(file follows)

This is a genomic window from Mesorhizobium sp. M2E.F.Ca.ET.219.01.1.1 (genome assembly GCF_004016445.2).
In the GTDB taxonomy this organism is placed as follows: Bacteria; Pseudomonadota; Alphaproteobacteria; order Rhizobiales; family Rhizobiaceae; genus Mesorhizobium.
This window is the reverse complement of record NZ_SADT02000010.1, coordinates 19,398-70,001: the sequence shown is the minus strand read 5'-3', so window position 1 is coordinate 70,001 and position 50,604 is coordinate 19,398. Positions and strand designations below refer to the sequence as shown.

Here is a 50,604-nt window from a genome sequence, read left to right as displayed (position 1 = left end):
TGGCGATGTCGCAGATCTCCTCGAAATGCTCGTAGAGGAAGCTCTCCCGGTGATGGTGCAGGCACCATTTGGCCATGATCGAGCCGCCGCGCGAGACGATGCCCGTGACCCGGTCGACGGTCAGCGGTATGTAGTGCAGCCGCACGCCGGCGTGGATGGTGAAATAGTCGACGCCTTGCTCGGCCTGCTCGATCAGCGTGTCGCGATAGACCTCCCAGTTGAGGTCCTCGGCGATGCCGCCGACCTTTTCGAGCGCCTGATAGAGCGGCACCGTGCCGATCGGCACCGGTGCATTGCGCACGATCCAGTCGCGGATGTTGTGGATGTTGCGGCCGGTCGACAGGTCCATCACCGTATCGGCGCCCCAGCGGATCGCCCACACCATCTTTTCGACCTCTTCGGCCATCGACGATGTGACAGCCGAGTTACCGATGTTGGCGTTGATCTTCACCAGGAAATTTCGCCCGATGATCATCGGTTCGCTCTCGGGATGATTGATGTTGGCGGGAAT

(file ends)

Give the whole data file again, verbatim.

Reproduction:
This is a genomic window from Mesorhizobium sp. M2E.F.Ca.ET.219.01.1.1 (genome assembly GCF_004016445.2).
In the GTDB taxonomy this organism is placed as follows: Bacteria; Pseudomonadota; Alphaproteobacteria; order Rhizobiales; family Rhizobiaceae; genus Mesorhizobium.
This window is the reverse complement of record NZ_SADT02000010.1, coordinates 19,398-70,001: the sequence shown is the minus strand read 5'-3', so window position 1 is coordinate 70,001 and position 50,604 is coordinate 19,398. Positions and strand designations below refer to the sequence as shown.

Here is a 50,604-nt window from a genome sequence, read left to right as displayed (position 1 = left end):
TGGCGATGTCGCAGATCTCCTCGAAATGCTCGTAGAGGAAGCTCTCCCGGTGATGGTGCAGGCACCATTTGGCCATGATCGAGCCGCCGCGCGAGACGATGCCCGTGACCCGGTCGACGGTCAGCGGTATGTAGTGCAGCCGCACGCCGGCGTGGATGGTGAAATAGTCGACGCCTTGCTCGGCCTGCTCGATCAGCGTGTCGCGATAGACCTCCCAGTTGAGGTCCTCGGCGATGCCGCCGACCTTTTCGAGCGCCTGATAGAGCGGCACCGTGCCGATCGGCACCGGTGCATTGCGCACGATCCAGTCGCGGATGTTGTGGATGTTGCGGCCGGTCGACAGGTCCATCACCGTATCGGCGCCCCAGCGGATCGCCCACACCATCTTTTCGACCTCTTCGGCCATCGACGATGTGACAGCCGAGTTACCGATGTTGGCGTTGATCTTCACCAGGAAATTTCGCCCGATGATCATCGGTTCGCTCTCGGGATGATTGATGTTGGCGGGAAT